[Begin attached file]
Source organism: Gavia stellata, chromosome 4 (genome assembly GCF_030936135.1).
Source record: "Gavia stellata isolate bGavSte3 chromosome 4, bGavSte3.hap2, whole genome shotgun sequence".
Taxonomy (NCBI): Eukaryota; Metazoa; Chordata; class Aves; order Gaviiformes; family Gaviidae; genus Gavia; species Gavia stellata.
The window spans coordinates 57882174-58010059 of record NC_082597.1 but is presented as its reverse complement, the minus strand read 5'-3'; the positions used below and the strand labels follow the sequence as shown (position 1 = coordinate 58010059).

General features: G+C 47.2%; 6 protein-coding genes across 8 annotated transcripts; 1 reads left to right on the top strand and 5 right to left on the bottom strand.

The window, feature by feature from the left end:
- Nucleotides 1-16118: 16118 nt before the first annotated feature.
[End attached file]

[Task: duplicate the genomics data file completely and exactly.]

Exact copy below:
Source organism: Gavia stellata, chromosome 4 (genome assembly GCF_030936135.1).
Source record: "Gavia stellata isolate bGavSte3 chromosome 4, bGavSte3.hap2, whole genome shotgun sequence".
Taxonomy (NCBI): Eukaryota; Metazoa; Chordata; class Aves; order Gaviiformes; family Gaviidae; genus Gavia; species Gavia stellata.
The window spans coordinates 57882174-58010059 of record NC_082597.1 but is presented as its reverse complement, the minus strand read 5'-3'; the positions used below and the strand labels follow the sequence as shown (position 1 = coordinate 58010059).

General features: G+C 47.2%; 6 protein-coding genes across 8 annotated transcripts; 1 reads left to right on the top strand and 5 right to left on the bottom strand.

The window, feature by feature from the left end:
- Nucleotides 1-16118: 16118 nt before the first annotated feature.